CCK-8 assay

A CCK-8 kit (V13154, Invitrogen, CA, USA) was employed as a tool to assess viability. Briefly, SCC-25 and SCC-9 cells were seeded into a 96-well plates with 5,000 cells per well and then 100 μL of DMEM (Thermo Fisher Scientific, USA) containing 10% CCK-8 reagent was added per well for 2 h. A NanoDrop 2000c microplate reader (Thermo Fisher Scientific) was subsequently employed to measure absorbance at 450 nm.

EdU assay

An EdU (5-ethynyl-20-deoxyuridine) assay kit (C10310, Ribobio, Guangzhou, China) was utilized as a tool to quantify proliferation. After adding cells into confocal plates (10 × 105/well), EdU buffer (50 μM) was added followed by a 2 h incubation at 37°C. Following a 30 min fixation with 4% formaldehyde, cells were permeabilized using 0.1% Triton X-100 for 20 min, stained with EdU solution, and Hoechst was used for nuclear counterstaining prior to imaging under a fluorescence microscope.

Apoptosis detection

After transfection, OSCC cell lines were cultured until 90% confluent in 6-well plates, collected, and stained using 10 μL of dye from an Annexin V-fluorescein isothiocyanate (FITC)/Propidium Iodide (PI) apoptosis detection kit (AP101, Lianke Biotech Co., Ltd., Hangzhou, China) for 15 min while protected from light at room temperature. Cells were subsequently analyzed through the use of a flow cytometer (FACS Calibur, BD Biosciences, USA).

Immunohistochemistry (IHC)

Following a 24 h fixation step in 4% paraformaldehyde (G1101, Servicebio, Wuhan, China), 4 μm Paraffin sectioning was performed in a sequence involving de-paraffination, antigen retrieving, endogenous-peroxidase inactivation, block-step using goat serum (BL1097A, Biosharp, Hefei, China) IHC staining of OSCC tumor and healthy adjacent tissues was performed with anti-LGALS2 (Solarbio, K006747P; 1:100), imaging stained samples under a light microscope (Olympus, Tokyo, Japan).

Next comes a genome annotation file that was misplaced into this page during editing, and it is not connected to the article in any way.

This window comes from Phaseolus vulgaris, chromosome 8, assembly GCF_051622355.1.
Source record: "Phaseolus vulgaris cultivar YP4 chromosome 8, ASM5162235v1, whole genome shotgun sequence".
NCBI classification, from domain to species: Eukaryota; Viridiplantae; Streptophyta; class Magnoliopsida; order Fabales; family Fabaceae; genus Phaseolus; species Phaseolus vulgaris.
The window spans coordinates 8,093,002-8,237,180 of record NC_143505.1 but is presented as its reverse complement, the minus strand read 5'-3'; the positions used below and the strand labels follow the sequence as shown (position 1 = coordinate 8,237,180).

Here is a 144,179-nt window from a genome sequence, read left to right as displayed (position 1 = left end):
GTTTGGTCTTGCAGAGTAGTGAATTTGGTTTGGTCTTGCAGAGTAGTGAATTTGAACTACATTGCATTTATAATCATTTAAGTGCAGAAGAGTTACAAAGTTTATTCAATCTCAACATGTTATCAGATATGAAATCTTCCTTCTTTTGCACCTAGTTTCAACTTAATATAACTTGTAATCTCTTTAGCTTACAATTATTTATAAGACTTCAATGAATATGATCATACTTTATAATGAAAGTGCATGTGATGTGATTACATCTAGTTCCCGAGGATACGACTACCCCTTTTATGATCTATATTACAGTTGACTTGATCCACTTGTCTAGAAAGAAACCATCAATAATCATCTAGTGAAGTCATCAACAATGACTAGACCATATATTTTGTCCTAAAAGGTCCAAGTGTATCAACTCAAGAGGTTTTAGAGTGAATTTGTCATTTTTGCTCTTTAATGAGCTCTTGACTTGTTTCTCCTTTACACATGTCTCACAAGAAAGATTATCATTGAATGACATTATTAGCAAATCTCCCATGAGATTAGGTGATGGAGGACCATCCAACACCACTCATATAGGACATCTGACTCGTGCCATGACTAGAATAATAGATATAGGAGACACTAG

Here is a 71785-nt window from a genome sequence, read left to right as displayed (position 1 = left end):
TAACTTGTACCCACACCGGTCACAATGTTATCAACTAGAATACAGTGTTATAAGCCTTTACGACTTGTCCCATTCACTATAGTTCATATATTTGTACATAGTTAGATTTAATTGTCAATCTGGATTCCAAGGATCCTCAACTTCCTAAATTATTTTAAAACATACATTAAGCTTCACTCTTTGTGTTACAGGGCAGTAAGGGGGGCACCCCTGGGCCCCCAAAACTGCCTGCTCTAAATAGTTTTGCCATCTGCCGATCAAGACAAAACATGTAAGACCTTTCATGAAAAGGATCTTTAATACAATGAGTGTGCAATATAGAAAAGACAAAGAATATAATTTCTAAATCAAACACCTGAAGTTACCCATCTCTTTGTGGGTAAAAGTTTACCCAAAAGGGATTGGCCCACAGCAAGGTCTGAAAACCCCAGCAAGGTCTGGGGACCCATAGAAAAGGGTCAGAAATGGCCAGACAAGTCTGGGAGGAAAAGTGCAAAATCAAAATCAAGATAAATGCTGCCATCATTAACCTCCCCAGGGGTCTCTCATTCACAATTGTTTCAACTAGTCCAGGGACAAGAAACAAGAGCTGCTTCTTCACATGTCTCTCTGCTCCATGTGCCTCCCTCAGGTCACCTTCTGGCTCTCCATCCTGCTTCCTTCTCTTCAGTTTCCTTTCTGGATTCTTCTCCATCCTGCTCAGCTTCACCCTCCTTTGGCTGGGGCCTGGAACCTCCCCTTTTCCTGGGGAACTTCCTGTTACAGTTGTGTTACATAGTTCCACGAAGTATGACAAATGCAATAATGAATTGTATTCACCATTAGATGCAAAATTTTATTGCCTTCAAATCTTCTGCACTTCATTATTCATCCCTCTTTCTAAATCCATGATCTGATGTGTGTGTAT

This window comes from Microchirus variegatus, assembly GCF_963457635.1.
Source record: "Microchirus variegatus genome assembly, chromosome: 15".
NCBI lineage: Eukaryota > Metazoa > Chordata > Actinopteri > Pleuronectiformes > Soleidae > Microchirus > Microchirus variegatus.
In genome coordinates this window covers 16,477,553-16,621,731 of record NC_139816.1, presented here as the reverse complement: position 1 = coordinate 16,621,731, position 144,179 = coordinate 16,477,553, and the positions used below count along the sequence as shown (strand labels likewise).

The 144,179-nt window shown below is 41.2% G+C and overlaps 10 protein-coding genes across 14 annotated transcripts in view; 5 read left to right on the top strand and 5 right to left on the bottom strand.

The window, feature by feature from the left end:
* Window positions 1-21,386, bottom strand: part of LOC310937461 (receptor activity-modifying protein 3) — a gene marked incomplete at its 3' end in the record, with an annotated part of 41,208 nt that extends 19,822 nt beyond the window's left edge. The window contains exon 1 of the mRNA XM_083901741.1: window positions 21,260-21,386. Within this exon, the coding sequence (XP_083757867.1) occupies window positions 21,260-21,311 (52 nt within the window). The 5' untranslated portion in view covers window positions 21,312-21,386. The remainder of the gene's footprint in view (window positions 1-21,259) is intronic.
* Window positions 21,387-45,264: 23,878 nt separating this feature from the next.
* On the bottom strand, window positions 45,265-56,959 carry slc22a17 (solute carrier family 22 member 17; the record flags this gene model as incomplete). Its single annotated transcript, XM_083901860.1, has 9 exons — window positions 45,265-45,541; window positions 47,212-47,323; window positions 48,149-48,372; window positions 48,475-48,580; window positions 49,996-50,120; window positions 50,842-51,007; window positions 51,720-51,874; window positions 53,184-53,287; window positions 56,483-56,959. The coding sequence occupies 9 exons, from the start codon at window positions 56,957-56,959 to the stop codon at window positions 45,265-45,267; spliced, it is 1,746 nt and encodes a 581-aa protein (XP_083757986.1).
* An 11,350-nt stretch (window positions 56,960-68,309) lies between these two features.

qPCR

After extracting RNA using TRIzol (15596026, Invitrogen, CA, USA), cDNA was prepared and qPCR was analyzed with SYBR Green (TaKaRa, Otsu, Shiga, Japan) and the following settings: 40 cycles of 94°C for 30 s, 55°C for 30 s, and 72°C for 90 s. Relative gene expression was computed with the 2−ΔΔCt technique. These analyses utilized the following primers: Homo sapiens-LGALS2-F 5′-GCGAATCCACCATTGTCTGC-3′, Homo sapiens-LGALS2-R 5′-GGCTGAAGCACAGGTGATCT-3′, Homo sapiens-GAPDH-F 5′-GACAGTCAGCCGCATCTTCT-3′, and Homo sapiens-GAPDH-R 5′-GCGCCCAATACGACCAAATC-3′.

Transwell assays

For transwell migration assay, in total, 3 × 103 cells in 100 μL were transferred into the upper portion of Transwell insert (354234, Corning, NY, USA), filling the lower chamber using 600 μL of media containing 20% FBS. Following a 24 h incubation period, methanol was used to fix cells for 15 min, after which crystal biolet staining was conducted for 20 min, and cells were imaged with a microscope (ICX41, SunGrant, Suzhou, China), counting cells in five random 200x fields of view. For transwell invasion assay, in total, 3 × 103 cells in 100 μL were transferred into the upper portion of a Matrigel coated Transwell insert (354234, Corning, NY, USA), and then cultured and followed with transwell migration assay.

Western immunoblotting

Following RIPA buffer (G2002, Servicebio, Wuhan, China)-mediated protein extraction and quantification through the use of a BCA assay (Beyotime, Shanghai, China), proteins were separated through electrophoresis prior to transfer onto PVDF membranes (Millipore, MA, USA). Blots were blocked with 5% skim milk for 2 h, probed with primary (LGALS2 (Solarbio, K006747P; 1:1000); JAK2 (Solarbio, K002264P; 1:1000); p-JAK2 (Solarbio, K009379P; 1:1000); STAT3 (Solarbio, K000233M; 1:1000); p-STAT3 (Solarbio, K009371P; 1:1000)) and secondary antibodies HRP-conjugated Affinipure Goat Anti-Mouse IgG(H+L) (Cat No. SA00001-1, proteintech, Wuhan, China) or HRP-conjugated Affinipure Goat Anti-Rabbit IgG(H+L) (Cat No. SA00001-2, proteintech, Wuhan, China), imaged via enhanced chemiluminescence (ECL) (BL520B, Biosharp, Beijing, China), and analyzed using ImageJ (NIH, MD, USA).